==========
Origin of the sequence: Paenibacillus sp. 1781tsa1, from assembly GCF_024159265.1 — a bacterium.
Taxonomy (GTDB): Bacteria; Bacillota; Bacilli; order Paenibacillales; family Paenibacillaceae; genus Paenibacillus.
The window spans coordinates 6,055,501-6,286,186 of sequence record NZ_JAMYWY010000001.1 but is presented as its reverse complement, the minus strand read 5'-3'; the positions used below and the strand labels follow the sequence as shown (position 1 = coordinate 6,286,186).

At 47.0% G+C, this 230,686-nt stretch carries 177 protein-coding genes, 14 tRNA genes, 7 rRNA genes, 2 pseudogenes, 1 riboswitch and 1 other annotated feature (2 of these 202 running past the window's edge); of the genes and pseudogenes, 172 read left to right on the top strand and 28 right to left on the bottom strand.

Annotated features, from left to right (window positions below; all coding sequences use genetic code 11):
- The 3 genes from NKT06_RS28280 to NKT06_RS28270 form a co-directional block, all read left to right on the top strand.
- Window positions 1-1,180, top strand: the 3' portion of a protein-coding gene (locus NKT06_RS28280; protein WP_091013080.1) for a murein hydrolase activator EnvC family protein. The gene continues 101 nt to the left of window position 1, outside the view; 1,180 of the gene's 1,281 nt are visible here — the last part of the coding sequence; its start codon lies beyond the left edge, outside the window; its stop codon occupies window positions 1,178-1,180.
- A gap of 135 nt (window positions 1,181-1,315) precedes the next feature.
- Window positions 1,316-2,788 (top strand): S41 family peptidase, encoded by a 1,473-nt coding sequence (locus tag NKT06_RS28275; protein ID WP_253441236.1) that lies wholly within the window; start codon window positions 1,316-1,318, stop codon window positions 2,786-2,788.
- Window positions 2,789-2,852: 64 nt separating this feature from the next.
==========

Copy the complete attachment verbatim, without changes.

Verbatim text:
Origin of the sequence: Paenibacillus sp. 1781tsa1, from assembly GCF_024159265.1 — a bacterium.
Taxonomy (GTDB): Bacteria; Bacillota; Bacilli; order Paenibacillales; family Paenibacillaceae; genus Paenibacillus.
The window spans coordinates 6,055,501-6,286,186 of sequence record NZ_JAMYWY010000001.1 but is presented as its reverse complement, the minus strand read 5'-3'; the positions used below and the strand labels follow the sequence as shown (position 1 = coordinate 6,286,186).

At 47.0% G+C, this 230,686-nt stretch carries 177 protein-coding genes, 14 tRNA genes, 7 rRNA genes, 2 pseudogenes, 1 riboswitch and 1 other annotated feature (2 of these 202 running past the window's edge); of the genes and pseudogenes, 172 read left to right on the top strand and 28 right to left on the bottom strand.

Annotated features, from left to right (window positions below; all coding sequences use genetic code 11):
- The 3 genes from NKT06_RS28280 to NKT06_RS28270 form a co-directional block, all read left to right on the top strand.
- Window positions 1-1,180, top strand: the 3' portion of a protein-coding gene (locus NKT06_RS28280; protein WP_091013080.1) for a murein hydrolase activator EnvC family protein. The gene continues 101 nt to the left of window position 1, outside the view; 1,180 of the gene's 1,281 nt are visible here — the last part of the coding sequence; its start codon lies beyond the left edge, outside the window; its stop codon occupies window positions 1,178-1,180.
- A gap of 135 nt (window positions 1,181-1,315) precedes the next feature.
- Window positions 1,316-2,788 (top strand): S41 family peptidase, encoded by a 1,473-nt coding sequence (locus tag NKT06_RS28275; protein ID WP_253441236.1) that lies wholly within the window; start codon window positions 1,316-1,318, stop codon window positions 2,786-2,788.
- Window positions 2,789-2,852: 64 nt separating this feature from the next.